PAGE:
(Note: the film was originally viewed by our editor in chief at Anime Expo in early July, but this review was delayed by a handful of circumstances, including the recent tragedies surrounding Kyoto Animation and some behind-the-scenes site maintenance.)
(Mild spoilers in the review)
It’s incredibly hard to not be excited at the existence of Promare, the latest project from Studio Trigger and their first feature film overall. Trigger’s always had a knack for exceptionally bombastic over-the-top action sequences and equally overblown characters and storytelling, from full-length series like Kill la Kill and Little Witch Academia to shorter fare like Space Patrol Luluco and Ninja Slayer From Animation. In particular, Promare also represents the first time studio co-founder Hiroyuki Imaishi has stepped up to direct a feature film in 15 years, with his first major directing project being the 2004 cult classic Dead Leaves. With the pedigree of talent on display from the studio/crew, how does Promare fare as a film?
In the near future, mankind experiences a catastrophic phenomenon of spontaneous combustion as civilians transform into fiery creatures called Burnish and wreak havoc on society. To combat this epidemic, the Burning Rescue Fire Department is established to tackle all Burnish threats, including an exceptionally threatening terrorist faction called Mad Burnish. Our heroes, a team joined by the boisterous new rookie Galo Thymos, come into conflict with Mad Burnish at the start of the film, including their leader Lio Fotia. As the battles go on, a series of truths force Galo and his allies to question their position in and the entire nature of the Burnish conflict.
Trigger’s penchant for boldly stylistic visual direction and design work is as on point as its ever been in Promare, all while retaining a unique identity all its own. Certain trademarks of the studio and Imaishi’s creative sensibilities are fully accounted for with the vivid color palettes and recurring design tropes (Galo’s spiked blue hair and brash overconfidence has been repeatedly likened to Kamina from Gurren Lagann, for example), but the film has a uniquely futuristic identity to it. This is made immediately clear with the opening montage, where the Burnish epidemic is communicated through heavy use of geometric shapes like triangles and other heavily angular formations alongside an intense neon color palette that’s not far off from the aesthetic of games like Furi or Hotline Miami. On top of this, the soundtrack from Hiroyuki Sawano takes his more industrial synth-heavy tendencies and places them at the forefront of the music, sounding like his take on a Carpenter Brut or Perturbator album, falling perfectly in line with the hyper-futuristic visual design.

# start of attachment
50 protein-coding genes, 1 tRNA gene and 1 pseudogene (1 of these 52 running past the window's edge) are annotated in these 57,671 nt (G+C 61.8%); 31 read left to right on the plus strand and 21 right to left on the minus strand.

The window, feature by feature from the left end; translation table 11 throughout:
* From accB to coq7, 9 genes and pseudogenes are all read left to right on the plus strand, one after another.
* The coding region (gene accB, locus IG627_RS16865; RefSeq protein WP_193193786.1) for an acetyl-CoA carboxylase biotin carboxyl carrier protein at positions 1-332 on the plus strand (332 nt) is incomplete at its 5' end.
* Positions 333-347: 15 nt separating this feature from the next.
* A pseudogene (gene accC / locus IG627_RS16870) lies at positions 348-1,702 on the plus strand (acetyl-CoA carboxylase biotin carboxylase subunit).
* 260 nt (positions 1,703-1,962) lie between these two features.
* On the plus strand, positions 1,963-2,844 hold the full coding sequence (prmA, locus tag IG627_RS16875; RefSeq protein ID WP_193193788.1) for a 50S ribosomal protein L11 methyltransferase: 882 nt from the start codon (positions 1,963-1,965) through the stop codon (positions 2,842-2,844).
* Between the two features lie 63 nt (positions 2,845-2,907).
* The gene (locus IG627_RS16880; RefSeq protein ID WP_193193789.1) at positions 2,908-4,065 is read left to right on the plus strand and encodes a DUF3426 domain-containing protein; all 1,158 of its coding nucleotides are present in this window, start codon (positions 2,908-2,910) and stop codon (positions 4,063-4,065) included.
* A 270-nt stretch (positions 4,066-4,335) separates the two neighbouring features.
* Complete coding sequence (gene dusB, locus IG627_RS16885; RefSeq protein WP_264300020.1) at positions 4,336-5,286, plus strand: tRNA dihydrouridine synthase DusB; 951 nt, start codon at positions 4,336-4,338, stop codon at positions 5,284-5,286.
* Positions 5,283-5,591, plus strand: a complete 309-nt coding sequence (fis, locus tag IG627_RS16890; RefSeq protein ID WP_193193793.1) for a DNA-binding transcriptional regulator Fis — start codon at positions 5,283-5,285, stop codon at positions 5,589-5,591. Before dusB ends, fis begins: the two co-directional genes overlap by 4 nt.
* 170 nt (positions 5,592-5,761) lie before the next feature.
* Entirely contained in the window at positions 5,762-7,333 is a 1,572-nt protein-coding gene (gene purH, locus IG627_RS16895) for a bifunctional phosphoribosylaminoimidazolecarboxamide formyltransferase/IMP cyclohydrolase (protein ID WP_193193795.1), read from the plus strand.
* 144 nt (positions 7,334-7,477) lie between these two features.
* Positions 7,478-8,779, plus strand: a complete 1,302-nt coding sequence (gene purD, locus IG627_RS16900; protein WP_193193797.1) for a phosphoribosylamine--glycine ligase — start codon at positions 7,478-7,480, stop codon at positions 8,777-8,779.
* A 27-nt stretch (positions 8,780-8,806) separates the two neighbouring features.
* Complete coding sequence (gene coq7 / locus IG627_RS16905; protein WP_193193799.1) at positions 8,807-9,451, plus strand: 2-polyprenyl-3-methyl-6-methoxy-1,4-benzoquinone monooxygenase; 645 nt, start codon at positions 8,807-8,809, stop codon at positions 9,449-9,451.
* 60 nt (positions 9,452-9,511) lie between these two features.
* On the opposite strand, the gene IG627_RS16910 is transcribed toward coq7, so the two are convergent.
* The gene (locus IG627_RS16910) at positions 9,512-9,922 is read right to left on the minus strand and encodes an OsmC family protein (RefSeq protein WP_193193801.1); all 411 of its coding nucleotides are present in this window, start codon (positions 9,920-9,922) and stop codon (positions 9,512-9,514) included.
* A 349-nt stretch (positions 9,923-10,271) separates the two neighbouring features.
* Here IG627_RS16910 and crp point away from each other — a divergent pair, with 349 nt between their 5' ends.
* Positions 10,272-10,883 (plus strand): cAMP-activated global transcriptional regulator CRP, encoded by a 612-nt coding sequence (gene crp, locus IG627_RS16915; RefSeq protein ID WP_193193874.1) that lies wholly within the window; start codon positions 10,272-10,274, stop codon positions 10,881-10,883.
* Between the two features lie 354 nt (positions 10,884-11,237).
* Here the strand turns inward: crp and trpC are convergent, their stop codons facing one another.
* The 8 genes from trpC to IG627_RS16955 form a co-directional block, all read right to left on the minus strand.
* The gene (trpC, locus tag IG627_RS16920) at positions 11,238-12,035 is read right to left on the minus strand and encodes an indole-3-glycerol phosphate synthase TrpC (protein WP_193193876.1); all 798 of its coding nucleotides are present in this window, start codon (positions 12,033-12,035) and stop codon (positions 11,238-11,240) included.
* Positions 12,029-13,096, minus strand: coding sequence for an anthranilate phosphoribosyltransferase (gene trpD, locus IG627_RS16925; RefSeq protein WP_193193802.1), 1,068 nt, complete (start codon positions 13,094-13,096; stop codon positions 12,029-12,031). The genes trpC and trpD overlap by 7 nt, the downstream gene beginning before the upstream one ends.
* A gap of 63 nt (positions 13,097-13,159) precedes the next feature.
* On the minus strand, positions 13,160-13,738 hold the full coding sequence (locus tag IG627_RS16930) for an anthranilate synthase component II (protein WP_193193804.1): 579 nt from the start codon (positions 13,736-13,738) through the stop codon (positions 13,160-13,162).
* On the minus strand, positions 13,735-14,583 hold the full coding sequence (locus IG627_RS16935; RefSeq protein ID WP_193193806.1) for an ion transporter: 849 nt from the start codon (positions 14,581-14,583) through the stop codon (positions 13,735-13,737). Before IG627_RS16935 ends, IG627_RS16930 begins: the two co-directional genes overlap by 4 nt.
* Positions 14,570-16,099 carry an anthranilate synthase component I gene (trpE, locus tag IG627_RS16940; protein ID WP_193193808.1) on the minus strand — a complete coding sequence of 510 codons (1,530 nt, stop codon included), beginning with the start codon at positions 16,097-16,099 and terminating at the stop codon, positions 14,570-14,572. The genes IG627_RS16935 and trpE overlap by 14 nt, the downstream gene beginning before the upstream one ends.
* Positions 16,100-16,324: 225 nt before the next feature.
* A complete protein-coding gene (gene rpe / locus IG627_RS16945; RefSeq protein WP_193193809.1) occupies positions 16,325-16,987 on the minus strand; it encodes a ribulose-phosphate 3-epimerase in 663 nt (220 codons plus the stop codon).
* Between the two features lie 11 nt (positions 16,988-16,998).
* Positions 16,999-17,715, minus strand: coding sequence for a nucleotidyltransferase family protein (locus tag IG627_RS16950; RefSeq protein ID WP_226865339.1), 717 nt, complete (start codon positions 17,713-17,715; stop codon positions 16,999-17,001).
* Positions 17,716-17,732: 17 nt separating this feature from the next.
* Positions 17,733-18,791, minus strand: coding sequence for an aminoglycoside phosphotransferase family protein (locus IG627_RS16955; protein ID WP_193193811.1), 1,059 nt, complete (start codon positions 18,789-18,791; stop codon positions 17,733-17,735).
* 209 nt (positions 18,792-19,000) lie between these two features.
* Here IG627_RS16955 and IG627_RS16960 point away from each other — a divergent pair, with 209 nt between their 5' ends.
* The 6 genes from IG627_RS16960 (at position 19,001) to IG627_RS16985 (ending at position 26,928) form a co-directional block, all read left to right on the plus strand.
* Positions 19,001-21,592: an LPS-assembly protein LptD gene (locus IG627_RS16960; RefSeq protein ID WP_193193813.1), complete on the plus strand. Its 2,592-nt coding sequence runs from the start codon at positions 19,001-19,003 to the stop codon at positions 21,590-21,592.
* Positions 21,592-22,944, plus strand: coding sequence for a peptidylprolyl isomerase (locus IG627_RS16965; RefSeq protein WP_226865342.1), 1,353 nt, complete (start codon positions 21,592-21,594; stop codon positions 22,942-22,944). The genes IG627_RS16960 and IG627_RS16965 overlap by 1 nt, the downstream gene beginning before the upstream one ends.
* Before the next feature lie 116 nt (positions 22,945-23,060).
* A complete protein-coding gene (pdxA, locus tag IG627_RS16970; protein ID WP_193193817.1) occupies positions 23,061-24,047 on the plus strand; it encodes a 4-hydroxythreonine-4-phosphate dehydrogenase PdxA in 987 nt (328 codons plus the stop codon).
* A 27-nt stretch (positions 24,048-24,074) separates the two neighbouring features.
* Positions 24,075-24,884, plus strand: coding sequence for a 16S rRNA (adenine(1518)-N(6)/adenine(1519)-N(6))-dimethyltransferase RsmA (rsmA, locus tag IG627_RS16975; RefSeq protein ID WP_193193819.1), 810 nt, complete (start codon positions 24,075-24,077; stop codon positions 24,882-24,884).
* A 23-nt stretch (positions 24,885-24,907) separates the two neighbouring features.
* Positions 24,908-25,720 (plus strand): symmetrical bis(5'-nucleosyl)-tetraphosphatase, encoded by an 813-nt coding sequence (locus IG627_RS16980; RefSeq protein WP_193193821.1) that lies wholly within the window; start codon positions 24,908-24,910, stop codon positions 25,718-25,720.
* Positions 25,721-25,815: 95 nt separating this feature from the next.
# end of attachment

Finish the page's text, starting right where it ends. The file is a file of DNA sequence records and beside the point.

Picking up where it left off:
These design choices remain consistent throughout the entire film, and when the bright colors and heavily angular geometric visuals combine with the stellar direction within the film’s various action sequences, that’s when the film shines with that special Trigger flare. Seeing the intensely detailed and stylized mech designs (Galo’s own mech armor, named MATOI, is a particular standout) come into contact with the constantly shifting neon purple glows of the Burnish menace makes for some incredibly striking action and imagery. The scale and scope of the fights is also impressive, as you can always feel just how massive the damage is alongside the sheer intensity of the powers of everyone involved. This gets even more over-the-top as, of course, this is a Trigger production, meaning that naturally the battles can grow to be so massive as to be universe-engulfing like the climax of Gurren Lagann. The last 30 minutes in particular are just a pure fireworks show of explosions and mech fusions, complimented by some excellent sound design work that makes every electrical flicker and explosion burst with impactful sonic detail.